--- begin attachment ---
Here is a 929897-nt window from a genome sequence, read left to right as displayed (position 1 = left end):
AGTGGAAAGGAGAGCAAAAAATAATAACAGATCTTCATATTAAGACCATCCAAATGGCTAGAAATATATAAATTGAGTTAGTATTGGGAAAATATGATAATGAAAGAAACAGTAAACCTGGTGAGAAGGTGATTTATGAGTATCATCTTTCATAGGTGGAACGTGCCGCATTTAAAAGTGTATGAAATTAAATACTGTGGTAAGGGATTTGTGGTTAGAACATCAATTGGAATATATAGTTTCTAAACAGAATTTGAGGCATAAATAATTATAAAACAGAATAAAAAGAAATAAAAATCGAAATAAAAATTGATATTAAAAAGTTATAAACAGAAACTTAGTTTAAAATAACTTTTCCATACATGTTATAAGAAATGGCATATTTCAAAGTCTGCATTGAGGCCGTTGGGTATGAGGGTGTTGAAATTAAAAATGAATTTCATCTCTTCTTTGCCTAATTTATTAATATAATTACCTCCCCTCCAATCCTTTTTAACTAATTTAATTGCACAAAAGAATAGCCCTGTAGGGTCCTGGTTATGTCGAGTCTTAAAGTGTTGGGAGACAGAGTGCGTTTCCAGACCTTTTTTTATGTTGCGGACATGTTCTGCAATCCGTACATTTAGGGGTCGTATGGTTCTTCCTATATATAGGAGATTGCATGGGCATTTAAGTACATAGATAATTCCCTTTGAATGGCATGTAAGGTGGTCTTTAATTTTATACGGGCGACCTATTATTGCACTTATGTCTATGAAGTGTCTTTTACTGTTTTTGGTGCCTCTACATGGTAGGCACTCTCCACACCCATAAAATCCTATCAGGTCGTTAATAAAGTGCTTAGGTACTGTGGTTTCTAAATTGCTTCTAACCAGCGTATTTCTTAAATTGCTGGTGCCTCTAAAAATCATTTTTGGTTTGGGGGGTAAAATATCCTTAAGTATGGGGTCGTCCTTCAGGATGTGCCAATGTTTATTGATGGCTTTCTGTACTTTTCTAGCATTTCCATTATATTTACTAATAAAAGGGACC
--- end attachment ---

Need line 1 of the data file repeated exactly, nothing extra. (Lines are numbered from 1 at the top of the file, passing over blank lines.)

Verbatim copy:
Here is a 929897-nt window from a genome sequence, read left to right as displayed (position 1 = left end):